About two years ago, I shared an article about a project where I query and process results from the Google Transit API in a way that provides a simple overview for public transport connections between two places. Since I ended up using it rather frequently, I decided to turn it into a proper Python package, called gptt, available on GitHub and PyPI.
gptt is primarily intended to be used as a command line tool, although its core functions can be used in any Python program. Using the default template (which can be customized or entirely replaced), it generates detailed timetables like this one:
Why not just use Google’s transit results as aviable on Google Maps? As I explained in the previous post: The “Schedule Explorer” interface […] is somewhat unintuitive (as you scroll, the displayed length of the trip might change) and buggy (sometimes when I click on a transit option to see the details I am presented with the details of a different option). It is also not possible to see all options for a day.
Just like in my initial Jupyter notebook, the default template contains the following information:
- each leg of the trip
- depature and arrival localities, stations, and times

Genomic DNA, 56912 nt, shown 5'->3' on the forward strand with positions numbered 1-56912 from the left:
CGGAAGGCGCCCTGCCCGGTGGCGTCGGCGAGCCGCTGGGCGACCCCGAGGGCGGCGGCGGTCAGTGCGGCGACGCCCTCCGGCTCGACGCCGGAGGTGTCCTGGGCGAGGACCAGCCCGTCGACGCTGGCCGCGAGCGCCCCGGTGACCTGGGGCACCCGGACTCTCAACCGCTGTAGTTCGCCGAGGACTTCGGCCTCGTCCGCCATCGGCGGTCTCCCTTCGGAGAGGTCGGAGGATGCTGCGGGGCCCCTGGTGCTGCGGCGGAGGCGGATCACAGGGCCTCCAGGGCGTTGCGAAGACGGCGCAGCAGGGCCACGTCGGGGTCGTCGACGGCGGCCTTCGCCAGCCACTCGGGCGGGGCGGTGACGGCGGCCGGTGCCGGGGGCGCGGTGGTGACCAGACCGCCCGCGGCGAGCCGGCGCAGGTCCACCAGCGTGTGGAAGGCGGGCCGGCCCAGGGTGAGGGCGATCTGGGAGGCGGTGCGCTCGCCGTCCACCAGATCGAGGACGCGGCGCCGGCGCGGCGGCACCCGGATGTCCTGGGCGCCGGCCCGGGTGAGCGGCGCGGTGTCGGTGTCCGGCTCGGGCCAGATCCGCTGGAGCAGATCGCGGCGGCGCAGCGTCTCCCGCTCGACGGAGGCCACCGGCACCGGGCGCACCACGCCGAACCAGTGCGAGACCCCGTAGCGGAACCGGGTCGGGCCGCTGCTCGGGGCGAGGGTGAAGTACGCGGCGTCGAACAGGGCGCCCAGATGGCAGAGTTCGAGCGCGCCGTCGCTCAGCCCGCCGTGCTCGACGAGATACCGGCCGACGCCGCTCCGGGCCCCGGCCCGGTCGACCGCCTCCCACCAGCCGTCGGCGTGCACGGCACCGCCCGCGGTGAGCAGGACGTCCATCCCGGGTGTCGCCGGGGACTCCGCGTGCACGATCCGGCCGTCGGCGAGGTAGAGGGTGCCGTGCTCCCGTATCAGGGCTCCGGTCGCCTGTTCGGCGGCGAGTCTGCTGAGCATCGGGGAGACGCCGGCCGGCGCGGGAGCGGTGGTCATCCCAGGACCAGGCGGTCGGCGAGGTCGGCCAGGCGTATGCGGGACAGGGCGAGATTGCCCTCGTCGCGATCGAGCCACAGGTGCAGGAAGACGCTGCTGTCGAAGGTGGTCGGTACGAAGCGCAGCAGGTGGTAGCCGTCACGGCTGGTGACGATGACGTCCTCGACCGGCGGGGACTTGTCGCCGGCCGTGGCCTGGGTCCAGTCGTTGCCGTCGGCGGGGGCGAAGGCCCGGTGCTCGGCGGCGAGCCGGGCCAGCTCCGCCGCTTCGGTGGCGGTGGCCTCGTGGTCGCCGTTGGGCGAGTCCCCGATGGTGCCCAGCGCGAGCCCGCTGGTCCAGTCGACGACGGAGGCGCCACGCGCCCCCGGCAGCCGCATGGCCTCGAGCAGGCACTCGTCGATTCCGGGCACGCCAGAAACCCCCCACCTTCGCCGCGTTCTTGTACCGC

- vehicle (line) name and type (bus, train, etc) as well as destination (to know what to look for at the station)
- overall departure and arrival time and trip duration
After installing the package (e.g. with
pip install gptt), a command line interface is available for use. Detailed instructions can be found in the readme, but the overall idea is relatively simple: you can query a day's connections between two points using the following command:
gptt -f "London" -t "Manchester" -d "2020-08-19" -k "ab4ab2fa-74c9-4af1-a250-9efe735c80fb"
The parameter indicated by
-k is a Google API key, which you need to create yourself. You need a Google Cloud Platform project with the Directions and Time Zone API enabled. The documentations for these APIs ( Directions, Time Zone) will help you get started.
I encourage you to explore the documentation of the package, where all the possible parameters and options are described in detail. If you have any ideas how to further improve this project, don’t hesitate to reach out to me — or, if you are a programmer, feel free to submit a pull request to the repo.
Originally published at https://hann.io on May 24, 2020.